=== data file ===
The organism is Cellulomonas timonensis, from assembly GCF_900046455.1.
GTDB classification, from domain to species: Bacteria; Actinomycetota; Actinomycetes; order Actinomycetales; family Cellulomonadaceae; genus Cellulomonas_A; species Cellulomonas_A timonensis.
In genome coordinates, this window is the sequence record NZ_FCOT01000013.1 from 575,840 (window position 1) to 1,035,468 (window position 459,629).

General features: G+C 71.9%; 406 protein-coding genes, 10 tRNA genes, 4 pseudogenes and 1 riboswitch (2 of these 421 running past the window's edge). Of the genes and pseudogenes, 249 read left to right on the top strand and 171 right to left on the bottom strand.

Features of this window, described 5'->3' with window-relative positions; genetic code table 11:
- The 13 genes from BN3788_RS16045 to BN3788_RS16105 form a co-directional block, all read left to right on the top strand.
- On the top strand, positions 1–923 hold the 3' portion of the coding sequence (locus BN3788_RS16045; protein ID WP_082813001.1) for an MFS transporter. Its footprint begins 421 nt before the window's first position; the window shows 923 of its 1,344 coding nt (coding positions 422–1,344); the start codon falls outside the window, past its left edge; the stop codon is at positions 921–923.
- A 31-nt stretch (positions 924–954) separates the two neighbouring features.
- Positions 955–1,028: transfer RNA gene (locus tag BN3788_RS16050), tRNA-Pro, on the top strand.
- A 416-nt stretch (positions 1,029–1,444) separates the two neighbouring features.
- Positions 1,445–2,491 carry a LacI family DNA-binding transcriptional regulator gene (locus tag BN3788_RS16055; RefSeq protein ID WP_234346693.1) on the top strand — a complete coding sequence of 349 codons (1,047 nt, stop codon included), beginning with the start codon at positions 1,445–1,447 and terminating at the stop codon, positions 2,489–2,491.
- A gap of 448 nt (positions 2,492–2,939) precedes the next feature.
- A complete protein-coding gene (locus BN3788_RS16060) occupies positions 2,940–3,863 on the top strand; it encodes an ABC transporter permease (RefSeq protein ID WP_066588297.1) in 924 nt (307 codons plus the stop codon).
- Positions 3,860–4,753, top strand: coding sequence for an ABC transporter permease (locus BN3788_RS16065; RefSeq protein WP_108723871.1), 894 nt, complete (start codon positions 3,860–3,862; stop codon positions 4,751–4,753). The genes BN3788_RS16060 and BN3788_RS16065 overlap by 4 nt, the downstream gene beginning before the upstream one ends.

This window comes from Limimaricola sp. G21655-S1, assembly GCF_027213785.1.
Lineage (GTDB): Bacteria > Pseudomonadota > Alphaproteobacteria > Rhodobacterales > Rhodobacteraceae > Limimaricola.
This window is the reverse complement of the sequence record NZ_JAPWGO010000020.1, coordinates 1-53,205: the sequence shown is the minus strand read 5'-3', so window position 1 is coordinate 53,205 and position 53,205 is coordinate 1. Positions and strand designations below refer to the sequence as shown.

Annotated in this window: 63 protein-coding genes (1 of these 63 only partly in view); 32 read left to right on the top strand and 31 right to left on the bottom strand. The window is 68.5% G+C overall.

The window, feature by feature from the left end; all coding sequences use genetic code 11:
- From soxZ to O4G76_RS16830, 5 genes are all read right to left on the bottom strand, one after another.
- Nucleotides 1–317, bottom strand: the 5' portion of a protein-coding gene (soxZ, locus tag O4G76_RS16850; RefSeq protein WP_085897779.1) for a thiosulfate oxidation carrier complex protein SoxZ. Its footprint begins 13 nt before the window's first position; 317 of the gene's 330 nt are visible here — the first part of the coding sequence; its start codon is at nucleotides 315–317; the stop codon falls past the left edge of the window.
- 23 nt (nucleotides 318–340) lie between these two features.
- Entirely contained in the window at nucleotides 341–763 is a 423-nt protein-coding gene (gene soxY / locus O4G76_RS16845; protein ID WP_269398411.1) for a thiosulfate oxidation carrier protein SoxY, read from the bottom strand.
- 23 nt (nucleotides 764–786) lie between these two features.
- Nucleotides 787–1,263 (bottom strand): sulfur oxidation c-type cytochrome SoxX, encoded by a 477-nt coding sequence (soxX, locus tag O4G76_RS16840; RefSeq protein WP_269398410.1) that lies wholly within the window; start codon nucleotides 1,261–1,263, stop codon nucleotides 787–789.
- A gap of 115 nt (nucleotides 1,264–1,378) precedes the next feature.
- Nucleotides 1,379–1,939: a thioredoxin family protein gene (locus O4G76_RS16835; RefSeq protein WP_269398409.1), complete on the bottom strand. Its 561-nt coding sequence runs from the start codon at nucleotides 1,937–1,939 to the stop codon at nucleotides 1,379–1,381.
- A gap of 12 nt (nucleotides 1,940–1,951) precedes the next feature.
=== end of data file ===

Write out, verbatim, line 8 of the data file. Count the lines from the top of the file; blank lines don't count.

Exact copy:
- A 31-nt stretch (positions 924–954) separates the two neighbouring features.